Japan's terrifying 2011 Tohoku-Oki earthquake unleashed about 1,000 years of pent-up pressure that was stored between two colliding tectonic plates.
During the Tohoku earthquake, northeast Japan jumped 16 feet (5 meters) eastward — a permanent shift — and the seafloor closer to the fault skipped 101 feet (31 m) to the east, according to GPS data. But immediately afterward, offshore GPS receivers in the extreme damage zone were traveling westward again, a puzzling sight.
A new study explains why: Geologists were watching the Earth ooze like warm putty after a giant earthquake. The unusual westward movements provide a new picture of how the Earth adjusts after giant earthquakes, said study co-author Kelin Wang, a seismologist with the Geological Survey of Canada, part of Natural Resources Canada. [7 Craziest Ways Japan's Earthquake Affected Earth]
"This is one of the pleasant rare cases where a few critical observations can answer a big question," Wang told Live Science. "To understand the whole earthquake cycle, you need to see the early stages. For the first time, we've seen how a system behaves right after a big one, and that's important for both earthquake physics and for risk and hazard assessments."
The findings were published yesterday (Sept. 17) in the journal Nature.
It's well known that after an earthquake, Earth's crust continues settling into its new position. Scientists thought these creaks and groans were both short term, like popping a neck joint, and long term, as with curving of the spine. The immediate changes took place through quiet movements along the fractured fault, in the same direction as the earthquake, according to one popular model. These movements are called afterslip. Along the Tohoku-Oki fault zone, the little lurches released energy equal to a magnitude-8.5 earthquake.
The long-term deformation was deeper beneath Earth's surface, in rock layers that flow rather than rupture, scientists thought. Subduction zone megaquakes like Tohoku disturb the Earth down into the mantle, the layer under the brittle crust. Subduction zones are tectonic collision sites where one tectonic plate yields to another and sinks into the mantle. Scientists thought the mantle took years to decades to catch up after giant earthquakes, slowly oozing under the suddenly shifted plates. [How Japan's 2011 Earthquake Happened (Infographic )]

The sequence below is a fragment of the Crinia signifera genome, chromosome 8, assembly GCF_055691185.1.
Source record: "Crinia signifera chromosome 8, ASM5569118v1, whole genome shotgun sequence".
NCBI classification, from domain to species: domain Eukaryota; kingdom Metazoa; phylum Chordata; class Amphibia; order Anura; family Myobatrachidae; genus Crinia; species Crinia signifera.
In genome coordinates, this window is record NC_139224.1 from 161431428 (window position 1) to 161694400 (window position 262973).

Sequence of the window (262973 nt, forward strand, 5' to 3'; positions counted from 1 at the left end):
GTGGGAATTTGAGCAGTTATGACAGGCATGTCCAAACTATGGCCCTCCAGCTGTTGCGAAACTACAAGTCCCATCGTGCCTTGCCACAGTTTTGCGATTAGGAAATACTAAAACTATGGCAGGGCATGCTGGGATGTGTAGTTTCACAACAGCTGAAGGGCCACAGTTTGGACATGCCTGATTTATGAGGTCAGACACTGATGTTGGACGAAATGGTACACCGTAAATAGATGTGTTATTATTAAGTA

The problem is, no one had data to prove this is how subduction zones worked. On land, both afterslip and the flowing mantle produce similar effects at the surface. The best way to test the idea would be to drop GPS receivers at sea after a giant earthquake, which is both expensive and a hassle.
Then the Tohoku earthquake hit. Japan had an extensive GPS network on land and offshore, which was in place before the magnitude-9.0 earthquake and tsunami struck on March 11, 2011.
Immediately after the earthquake, GPS receivers above the seafloor's worst damage zone started shifting westward, even though hundreds of their fellow stations on land were tracking east. (The mantle can alter the crust, because sideways mantle flow drags the crust along with it.)
"This flow is going to endure for decades and could affect earthquake hazard levels across Japan," said Roland Bürgmann, a geophysicist at the University of California, Berkeley, who was not involved in the study. "This provides essential information about how megathrust earthquake cycles in subduction zones work. We really need to have a similar seafloor geodetic network offshore Cascadia in the United States and along other global subduction zones."
Based on the GPS data, Wang and his co-authors think the land-based motions are due to afterslip on the Tohoku fault. The westward shifts are due to mantle flow under the seafloor. Both processes can act at the same time, he said. The findings imply that afterslip accounts for less of the topographic reshaping seen after earthquakes than thought.
"Now we know with confidence that we need to revise our understanding of fault afterslip," Wang said.
The results have important implications for understanding how subduction zone faults accommodate tectonic plate motions and the earthquake cycle, Wang said. For example, large earthquakes along the Japan Trench relieve only part of the tension that builds up between the two plates. The rest could be released silently through afterslip or other processes. Comparing Japan's GPS data to Alaska, Chile, Sumatra and other subduction zones could help researchers build a complete geodetic history of the earthquake cycle to help answer such questions, Wang said. Mantle flow, also called viscoelastic relaxation, can also transmit stresses to other active faults along the trench.
"These are breakthrough observations that will advance our understanding of the earthquake cycle," Wang said.